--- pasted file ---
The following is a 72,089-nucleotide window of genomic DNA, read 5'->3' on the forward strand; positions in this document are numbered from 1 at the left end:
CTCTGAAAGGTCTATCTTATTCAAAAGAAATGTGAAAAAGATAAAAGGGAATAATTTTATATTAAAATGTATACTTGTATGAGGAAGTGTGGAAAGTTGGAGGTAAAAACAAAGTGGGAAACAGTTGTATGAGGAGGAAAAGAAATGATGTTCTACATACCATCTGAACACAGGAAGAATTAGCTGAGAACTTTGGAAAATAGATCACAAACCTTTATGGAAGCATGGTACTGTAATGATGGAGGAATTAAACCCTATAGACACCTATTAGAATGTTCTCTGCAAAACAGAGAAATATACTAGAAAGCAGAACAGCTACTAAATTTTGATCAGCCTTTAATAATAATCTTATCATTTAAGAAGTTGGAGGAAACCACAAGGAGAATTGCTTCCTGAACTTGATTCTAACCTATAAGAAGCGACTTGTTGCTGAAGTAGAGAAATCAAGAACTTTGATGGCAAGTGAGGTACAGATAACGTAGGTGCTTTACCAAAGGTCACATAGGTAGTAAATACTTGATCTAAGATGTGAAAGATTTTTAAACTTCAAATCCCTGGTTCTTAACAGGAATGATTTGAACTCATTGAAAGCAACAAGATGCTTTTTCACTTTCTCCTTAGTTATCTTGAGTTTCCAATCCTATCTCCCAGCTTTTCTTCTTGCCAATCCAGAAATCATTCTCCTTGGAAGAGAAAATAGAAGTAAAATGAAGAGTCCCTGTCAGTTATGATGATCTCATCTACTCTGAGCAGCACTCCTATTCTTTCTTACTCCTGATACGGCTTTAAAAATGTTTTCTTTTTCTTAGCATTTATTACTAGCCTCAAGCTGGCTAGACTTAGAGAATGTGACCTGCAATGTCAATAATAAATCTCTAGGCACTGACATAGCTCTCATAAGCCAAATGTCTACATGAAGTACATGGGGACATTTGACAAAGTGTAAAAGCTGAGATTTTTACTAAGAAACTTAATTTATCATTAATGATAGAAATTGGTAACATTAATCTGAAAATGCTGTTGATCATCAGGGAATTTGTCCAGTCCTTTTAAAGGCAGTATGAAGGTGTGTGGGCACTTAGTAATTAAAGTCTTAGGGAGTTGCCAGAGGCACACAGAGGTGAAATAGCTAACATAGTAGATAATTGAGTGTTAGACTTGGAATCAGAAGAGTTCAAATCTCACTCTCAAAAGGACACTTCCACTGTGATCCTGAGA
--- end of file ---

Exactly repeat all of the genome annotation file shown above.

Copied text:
The following is a 72,089-nucleotide window of genomic DNA, read 5'->3' on the forward strand; positions in this document are numbered from 1 at the left end:
CTCTGAAAGGTCTATCTTATTCAAAAGAAATGTGAAAAAGATAAAAGGGAATAATTTTATATTAAAATGTATACTTGTATGAGGAAGTGTGGAAAGTTGGAGGTAAAAACAAAGTGGGAAACAGTTGTATGAGGAGGAAAAGAAATGATGTTCTACATACCATCTGAACACAGGAAGAATTAGCTGAGAACTTTGGAAAATAGATCACAAACCTTTATGGAAGCATGGTACTGTAATGATGGAGGAATTAAACCCTATAGACACCTATTAGAATGTTCTCTGCAAAACAGAGAAATATACTAGAAAGCAGAACAGCTACTAAATTTTGATCAGCCTTTAATAATAATCTTATCATTTAAGAAGTTGGAGGAAACCACAAGGAGAATTGCTTCCTGAACTTGATTCTAACCTATAAGAAGCGACTTGTTGCTGAAGTAGAGAAATCAAGAACTTTGATGGCAAGTGAGGTACAGATAACGTAGGTGCTTTACCAAAGGTCACATAGGTAGTAAATACTTGATCTAAGATGTGAAAGATTTTTAAACTTCAAATCCCTGGTTCTTAACAGGAATGATTTGAACTCATTGAAAGCAACAAGATGCTTTTTCACTTTCTCCTTAGTTATCTTGAGTTTCCAATCCTATCTCCCAGCTTTTCTTCTTGCCAATCCAGAAATCATTCTCCTTGGAAGAGAAAATAGAAGTAAAATGAAGAGTCCCTGTCAGTTATGATGATCTCATCTACTCTGAGCAGCACTCCTATTCTTTCTTACTCCTGATACGGCTTTAAAAATGTTTTCTTTTTCTTAGCATTTATTACTAGCCTCAAGCTGGCTAGACTTAGAGAATGTGACCTGCAATGTCAATAATAAATCTCTAGGCACTGACATAGCTCTCATAAGCCAAATGTCTACATGAAGTACATGGGGACATTTGACAAAGTGTAAAAGCTGAGATTTTTACTAAGAAACTTAATTTATCATTAATGATAGAAATTGGTAACATTAATCTGAAAATGCTGTTGATCATCAGGGAATTTGTCCAGTCCTTTTAAAGGCAGTATGAAGGTGTGTGGGCACTTAGTAATTAAAGTCTTAGGGAGTTGCCAGAGGCACACAGAGGTGAAATAGCTAACATAGTAGATAATTGAGTGTTAGACTTGGAATCAGAAGAGTTCAAATCTCACTCTCAAAAGGACACTTCCACTGTGATCCTGAGA